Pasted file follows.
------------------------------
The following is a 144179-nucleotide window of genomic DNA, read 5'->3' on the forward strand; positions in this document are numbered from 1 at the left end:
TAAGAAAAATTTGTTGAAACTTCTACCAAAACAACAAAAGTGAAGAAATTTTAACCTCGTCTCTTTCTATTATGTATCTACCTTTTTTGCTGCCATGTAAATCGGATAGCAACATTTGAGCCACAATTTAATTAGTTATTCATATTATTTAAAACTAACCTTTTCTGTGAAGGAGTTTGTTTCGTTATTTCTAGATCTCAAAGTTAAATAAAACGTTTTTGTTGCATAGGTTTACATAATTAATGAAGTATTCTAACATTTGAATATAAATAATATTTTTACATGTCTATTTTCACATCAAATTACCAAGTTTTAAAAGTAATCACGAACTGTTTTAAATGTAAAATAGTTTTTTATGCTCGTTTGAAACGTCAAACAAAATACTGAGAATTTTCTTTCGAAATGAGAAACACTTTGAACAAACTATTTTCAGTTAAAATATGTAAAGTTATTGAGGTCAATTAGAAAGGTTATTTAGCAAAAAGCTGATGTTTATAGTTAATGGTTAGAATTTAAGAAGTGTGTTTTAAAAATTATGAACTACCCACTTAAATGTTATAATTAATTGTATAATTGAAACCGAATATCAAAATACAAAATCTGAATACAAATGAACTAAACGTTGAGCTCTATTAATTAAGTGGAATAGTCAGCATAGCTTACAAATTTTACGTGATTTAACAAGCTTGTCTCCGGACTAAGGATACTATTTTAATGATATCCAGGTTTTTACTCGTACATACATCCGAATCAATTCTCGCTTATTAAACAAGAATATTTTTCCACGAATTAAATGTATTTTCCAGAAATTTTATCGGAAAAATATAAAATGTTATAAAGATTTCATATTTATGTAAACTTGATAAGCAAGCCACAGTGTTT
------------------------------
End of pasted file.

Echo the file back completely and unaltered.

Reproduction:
The following is a 144179-nucleotide window of genomic DNA, read 5'->3' on the forward strand; positions in this document are numbered from 1 at the left end:
TAAGAAAAATTTGTTGAAACTTCTACCAAAACAACAAAAGTGAAGAAATTTTAACCTCGTCTCTTTCTATTATGTATCTACCTTTTTTGCTGCCATGTAAATCGGATAGCAACATTTGAGCCACAATTTAATTAGTTATTCATATTATTTAAAACTAACCTTTTCTGTGAAGGAGTTTGTTTCGTTATTTCTAGATCTCAAAGTTAAATAAAACGTTTTTGTTGCATAGGTTTACATAATTAATGAAGTATTCTAACATTTGAATATAAATAATATTTTTACATGTCTATTTTCACATCAAATTACCAAGTTTTAAAAGTAATCACGAACTGTTTTAAATGTAAAATAGTTTTTTATGCTCGTTTGAAACGTCAAACAAAATACTGAGAATTTTCTTTCGAAATGAGAAACACTTTGAACAAACTATTTTCAGTTAAAATATGTAAAGTTATTGAGGTCAATTAGAAAGGTTATTTAGCAAAAAGCTGATGTTTATAGTTAATGGTTAGAATTTAAGAAGTGTGTTTTAAAAATTATGAACTACCCACTTAAATGTTATAATTAATTGTATAATTGAAACCGAATATCAAAATACAAAATCTGAATACAAATGAACTAAACGTTGAGCTCTATTAATTAAGTGGAATAGTCAGCATAGCTTACAAATTTTACGTGATTTAACAAGCTTGTCTCCGGACTAAGGATACTATTTTAATGATATCCAGGTTTTTACTCGTACATACATCCGAATCAATTCTCGCTTATTAAACAAGAATATTTTTCCACGAATTAAATGTATTTTCCAGAAATTTTATCGGAAAAATATAAAATGTTATAAAGATTTCATATTTATGTAAACTTGATAAGCAAGCCACAGTGTTT